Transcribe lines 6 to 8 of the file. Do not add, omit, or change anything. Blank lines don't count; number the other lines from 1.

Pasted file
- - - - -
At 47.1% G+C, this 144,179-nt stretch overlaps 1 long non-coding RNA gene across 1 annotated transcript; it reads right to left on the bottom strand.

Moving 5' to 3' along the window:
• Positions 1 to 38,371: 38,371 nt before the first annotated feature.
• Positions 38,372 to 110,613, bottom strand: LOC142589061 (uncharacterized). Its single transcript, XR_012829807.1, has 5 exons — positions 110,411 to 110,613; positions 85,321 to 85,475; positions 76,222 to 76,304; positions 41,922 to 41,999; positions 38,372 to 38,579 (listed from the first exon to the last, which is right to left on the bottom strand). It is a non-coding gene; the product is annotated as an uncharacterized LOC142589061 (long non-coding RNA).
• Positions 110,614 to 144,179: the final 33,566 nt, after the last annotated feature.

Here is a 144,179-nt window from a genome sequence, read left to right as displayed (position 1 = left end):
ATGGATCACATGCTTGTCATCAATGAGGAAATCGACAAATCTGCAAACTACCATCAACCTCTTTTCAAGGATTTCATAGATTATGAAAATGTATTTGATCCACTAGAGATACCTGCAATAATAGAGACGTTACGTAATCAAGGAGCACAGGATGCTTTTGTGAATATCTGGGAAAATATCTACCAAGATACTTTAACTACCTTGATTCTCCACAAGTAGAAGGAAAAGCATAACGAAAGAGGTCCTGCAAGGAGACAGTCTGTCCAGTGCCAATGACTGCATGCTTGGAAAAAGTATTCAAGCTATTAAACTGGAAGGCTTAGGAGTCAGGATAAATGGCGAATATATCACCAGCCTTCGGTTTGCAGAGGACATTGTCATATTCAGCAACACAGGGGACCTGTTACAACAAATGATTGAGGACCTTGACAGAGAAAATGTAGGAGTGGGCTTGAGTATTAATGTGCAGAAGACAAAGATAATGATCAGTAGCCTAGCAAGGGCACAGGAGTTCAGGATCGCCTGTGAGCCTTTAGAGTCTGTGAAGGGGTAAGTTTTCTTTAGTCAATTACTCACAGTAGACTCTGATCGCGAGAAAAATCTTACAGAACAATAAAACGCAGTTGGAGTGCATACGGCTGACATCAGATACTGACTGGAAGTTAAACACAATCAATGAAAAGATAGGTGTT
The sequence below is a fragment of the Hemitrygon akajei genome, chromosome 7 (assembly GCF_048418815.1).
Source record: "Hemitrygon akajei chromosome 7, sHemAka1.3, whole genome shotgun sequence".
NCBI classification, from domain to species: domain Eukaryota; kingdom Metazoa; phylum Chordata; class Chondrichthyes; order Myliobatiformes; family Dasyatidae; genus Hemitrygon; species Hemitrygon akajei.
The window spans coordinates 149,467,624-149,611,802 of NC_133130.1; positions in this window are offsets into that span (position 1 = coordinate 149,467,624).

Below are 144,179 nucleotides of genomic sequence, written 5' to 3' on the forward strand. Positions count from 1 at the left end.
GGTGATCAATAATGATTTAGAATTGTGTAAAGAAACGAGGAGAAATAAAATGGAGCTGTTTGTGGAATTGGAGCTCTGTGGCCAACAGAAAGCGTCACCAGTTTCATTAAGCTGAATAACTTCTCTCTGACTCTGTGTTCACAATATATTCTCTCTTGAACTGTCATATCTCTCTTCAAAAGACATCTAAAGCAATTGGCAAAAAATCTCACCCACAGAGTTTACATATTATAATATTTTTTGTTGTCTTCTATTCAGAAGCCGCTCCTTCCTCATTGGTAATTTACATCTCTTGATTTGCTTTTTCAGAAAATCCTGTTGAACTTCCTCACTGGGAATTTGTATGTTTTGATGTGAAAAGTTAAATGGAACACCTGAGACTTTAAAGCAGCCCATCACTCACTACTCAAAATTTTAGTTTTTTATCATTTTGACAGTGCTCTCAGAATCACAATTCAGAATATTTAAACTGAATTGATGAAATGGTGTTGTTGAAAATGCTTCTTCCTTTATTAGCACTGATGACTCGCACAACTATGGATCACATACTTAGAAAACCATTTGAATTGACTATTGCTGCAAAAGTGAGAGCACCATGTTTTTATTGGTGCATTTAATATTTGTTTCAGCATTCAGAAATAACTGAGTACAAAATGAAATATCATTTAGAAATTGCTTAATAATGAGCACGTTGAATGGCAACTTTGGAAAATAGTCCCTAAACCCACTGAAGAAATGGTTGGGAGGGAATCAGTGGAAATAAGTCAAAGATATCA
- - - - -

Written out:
Here is a 144,179-nt window from a genome sequence, read left to right as displayed (position 1 = left end):
ATGGATCACATGCTTGTCATCAATGAGGAAATCGACAAATCTGCAAACTACCATCAACCTCTTTTCAAGGATTTCATAGATTATGAAAATGTATTTGATCCACTAGAGATACCTGCAATAATAGAGACGTTACGTAATCAAGGAGCACAGGATGCTTTTGTGAATATCTGGGAAAATATCTACCAAGATACTTTAACTACCTTGATTCTCCACAAGTAGAAGGAAAAGCATAACGAAAGAGGTCCTGCAAGGAGACAGTCTGTCCAGTGCCAATGACTGCATGCTTGGAAAAAGTATTCAAGCTATTAAACTGGAAGGCTTAGGAGTCAGGATAAATGGCGAATATATCACCAGCCTTCGGTTTGCAGAGGACATTGTCATATTCAGCAACACAGGGGACCTGTTACAACAAATGATTGAGGACCTTGACAGAGAAAATGTAGGAGTGGGCTTGAGTATTAATGTGCAGAAGACAAAGATAATGATCAGTAGCCTAGCAAGGGCACAGGAGTTCAGGATCGCCTGTGAGCCTTTAGAGTCTGTGAAGGGGTAAGTTTTCTTTAGTCAATTACTCACAGTAGACTCTGATCGCGAGAAAAATCTTACAGAACAATAAAACGCAGTTGGAGTGCATACGGCTGACATCAGATACTGACTGGAAGTTAAACACAATCAATGAAAAGATAGGTGTT
The sequence below is a fragment of the Hemitrygon akajei genome, chromosome 7 (assembly GCF_048418815.1).